Energy and Environment Reporting for Texas

Texas Forest Service Heading to New Mexico to Help Battle Fires

Photo by Tom Pennington/Getty Images

Volunteer firefighter Jason Collard prepares to fight a running wildfire on April 19, 2011 in Strawn, Texas.

During Texas’ worst wildfire season on record last year, more than 16,000 emergency responders and firefighters came to the Lone Star State to help battle the blazes. Today the Texas Forest Service announced that they’re going to send some of their own to help fight the Little Bear Fire near Ruidoso, New Mexico. That fire has burned nearly 38,000 acres and is only 45 percent contained. So far, more than 200 homes have been lost, with damages estimated over $22.5 million.

“Following the fire season we had last year, this is an opportunity for Texas to give back to those who helped us,” Bob Koenig, chief response training coordinator for Texas Forest Service, said in a statement today.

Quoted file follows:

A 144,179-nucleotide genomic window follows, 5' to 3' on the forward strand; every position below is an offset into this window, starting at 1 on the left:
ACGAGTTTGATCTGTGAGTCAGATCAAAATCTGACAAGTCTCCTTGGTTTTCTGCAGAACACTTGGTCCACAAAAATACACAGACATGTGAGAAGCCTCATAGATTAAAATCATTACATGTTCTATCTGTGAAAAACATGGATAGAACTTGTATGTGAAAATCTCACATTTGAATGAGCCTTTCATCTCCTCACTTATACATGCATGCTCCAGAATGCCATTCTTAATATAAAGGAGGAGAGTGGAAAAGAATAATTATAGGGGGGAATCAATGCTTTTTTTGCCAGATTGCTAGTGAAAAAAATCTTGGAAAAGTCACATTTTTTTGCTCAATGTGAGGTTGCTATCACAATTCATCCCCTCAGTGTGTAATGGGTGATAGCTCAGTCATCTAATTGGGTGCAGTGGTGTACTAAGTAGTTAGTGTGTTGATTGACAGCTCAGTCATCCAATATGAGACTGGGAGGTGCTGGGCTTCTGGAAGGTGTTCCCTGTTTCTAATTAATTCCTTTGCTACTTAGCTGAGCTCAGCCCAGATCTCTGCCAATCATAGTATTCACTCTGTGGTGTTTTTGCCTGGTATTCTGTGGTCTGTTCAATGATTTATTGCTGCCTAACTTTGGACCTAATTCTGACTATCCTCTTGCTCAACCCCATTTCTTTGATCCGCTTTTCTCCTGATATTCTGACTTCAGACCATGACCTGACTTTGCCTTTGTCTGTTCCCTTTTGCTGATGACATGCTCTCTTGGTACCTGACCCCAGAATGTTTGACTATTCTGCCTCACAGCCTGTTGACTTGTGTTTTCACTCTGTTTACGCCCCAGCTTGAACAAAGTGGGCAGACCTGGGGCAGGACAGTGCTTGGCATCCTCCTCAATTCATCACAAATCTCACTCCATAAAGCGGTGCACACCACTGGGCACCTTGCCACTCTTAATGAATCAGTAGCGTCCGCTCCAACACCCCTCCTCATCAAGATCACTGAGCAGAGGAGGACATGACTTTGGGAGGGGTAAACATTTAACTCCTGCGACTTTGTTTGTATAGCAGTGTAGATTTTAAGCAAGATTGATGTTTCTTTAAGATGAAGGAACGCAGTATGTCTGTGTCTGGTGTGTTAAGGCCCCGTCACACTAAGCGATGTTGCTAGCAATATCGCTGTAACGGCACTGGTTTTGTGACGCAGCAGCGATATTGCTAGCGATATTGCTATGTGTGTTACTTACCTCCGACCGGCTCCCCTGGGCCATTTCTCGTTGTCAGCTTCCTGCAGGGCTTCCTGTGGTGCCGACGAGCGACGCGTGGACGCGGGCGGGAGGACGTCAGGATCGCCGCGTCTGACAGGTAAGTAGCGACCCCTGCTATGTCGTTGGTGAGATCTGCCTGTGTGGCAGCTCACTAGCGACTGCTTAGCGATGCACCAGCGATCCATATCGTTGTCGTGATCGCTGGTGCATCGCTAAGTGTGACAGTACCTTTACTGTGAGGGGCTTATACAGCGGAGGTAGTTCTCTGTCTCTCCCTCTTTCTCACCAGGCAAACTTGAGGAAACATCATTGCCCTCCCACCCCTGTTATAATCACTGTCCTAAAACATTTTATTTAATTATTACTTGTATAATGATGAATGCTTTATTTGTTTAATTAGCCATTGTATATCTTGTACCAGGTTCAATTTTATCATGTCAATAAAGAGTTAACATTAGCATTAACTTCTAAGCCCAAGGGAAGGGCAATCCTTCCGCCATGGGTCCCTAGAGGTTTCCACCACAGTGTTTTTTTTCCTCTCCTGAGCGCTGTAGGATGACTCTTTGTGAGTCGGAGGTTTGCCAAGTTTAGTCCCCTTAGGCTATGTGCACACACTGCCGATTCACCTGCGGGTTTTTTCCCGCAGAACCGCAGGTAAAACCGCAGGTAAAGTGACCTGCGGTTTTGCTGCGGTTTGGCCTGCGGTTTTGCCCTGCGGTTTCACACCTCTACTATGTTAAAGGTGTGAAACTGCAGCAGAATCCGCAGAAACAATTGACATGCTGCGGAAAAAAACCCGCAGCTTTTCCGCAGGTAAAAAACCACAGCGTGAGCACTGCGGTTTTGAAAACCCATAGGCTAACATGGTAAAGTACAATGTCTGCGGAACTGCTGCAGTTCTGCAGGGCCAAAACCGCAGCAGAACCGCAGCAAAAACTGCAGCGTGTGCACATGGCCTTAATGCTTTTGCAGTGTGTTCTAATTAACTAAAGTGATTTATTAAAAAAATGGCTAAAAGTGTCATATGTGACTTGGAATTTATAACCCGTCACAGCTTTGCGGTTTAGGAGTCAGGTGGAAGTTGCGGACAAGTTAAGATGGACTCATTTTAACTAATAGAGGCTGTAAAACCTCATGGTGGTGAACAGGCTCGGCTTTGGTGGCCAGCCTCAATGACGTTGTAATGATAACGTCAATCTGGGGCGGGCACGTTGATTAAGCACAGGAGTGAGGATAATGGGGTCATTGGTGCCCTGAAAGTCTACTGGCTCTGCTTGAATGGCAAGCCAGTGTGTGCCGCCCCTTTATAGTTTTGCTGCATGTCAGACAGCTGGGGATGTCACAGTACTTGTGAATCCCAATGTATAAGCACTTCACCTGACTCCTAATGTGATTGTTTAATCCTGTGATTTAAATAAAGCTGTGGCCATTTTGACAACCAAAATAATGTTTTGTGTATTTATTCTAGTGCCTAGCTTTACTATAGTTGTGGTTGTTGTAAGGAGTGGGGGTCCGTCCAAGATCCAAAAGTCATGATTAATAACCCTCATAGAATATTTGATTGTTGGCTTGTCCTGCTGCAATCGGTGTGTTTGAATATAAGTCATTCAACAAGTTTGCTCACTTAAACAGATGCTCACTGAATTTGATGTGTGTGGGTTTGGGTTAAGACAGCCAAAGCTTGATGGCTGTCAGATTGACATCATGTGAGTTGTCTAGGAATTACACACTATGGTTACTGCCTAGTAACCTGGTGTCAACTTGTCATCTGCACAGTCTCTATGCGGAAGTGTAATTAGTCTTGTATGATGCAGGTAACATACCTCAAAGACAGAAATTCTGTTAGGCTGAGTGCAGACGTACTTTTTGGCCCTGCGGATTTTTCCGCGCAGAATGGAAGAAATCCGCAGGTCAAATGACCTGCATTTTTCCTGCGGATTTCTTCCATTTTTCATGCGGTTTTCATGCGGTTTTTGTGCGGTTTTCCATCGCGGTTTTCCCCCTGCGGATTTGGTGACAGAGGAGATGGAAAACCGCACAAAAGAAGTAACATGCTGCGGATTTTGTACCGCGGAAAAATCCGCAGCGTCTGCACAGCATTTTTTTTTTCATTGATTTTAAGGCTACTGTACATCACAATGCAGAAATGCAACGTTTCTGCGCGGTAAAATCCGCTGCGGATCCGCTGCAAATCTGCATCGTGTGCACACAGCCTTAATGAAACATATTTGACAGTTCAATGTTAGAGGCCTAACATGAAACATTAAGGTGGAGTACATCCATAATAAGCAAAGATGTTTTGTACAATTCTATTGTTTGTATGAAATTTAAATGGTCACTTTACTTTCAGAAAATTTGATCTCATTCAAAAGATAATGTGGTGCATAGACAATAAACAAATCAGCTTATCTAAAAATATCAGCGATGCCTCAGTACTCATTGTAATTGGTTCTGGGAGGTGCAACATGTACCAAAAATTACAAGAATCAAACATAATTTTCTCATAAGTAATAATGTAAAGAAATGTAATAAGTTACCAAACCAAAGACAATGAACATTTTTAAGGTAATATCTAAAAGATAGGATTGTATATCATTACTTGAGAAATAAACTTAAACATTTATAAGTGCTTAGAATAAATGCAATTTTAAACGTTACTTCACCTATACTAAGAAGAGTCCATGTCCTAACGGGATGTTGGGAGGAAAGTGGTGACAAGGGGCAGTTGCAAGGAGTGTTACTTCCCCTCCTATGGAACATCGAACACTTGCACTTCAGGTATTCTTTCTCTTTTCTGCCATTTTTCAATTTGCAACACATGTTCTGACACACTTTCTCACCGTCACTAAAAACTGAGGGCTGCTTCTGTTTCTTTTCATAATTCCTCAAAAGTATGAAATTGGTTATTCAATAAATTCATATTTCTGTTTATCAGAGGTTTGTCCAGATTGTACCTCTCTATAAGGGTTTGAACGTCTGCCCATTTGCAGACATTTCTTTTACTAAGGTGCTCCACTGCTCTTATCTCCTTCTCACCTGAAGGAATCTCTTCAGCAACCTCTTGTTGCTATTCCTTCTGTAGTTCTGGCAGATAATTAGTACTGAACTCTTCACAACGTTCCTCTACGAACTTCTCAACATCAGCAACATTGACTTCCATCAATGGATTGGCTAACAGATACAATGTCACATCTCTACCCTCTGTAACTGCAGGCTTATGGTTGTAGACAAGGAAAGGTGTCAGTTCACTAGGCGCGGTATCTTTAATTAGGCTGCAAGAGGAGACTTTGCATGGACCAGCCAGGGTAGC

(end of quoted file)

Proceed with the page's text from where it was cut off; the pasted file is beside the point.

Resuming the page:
Koenig and fourteen others will head to New Mexico this weekend.

More from the Texas Forest Service:

“Assembled by Koenig, the team of responders will be charged with organizing community meetings, providing information to the public, maintaining relationships with landowners and local government officials, documenting damage assessment information and developing a safety plan for evacuated residents returning to their homes. The team also will coordinate lodging, medical and pet needs, and help draft plans for volunteer contributions and debris management.

This is the first deployment under the Emergency Interstate Response Support Plan, an agreement among five states within FEMA Region VI to provide aid in a disaster.”

You can learn more about last year’s devastating wildfire season at our interactive web page, Dried Out: Confronting the Texas Drought.


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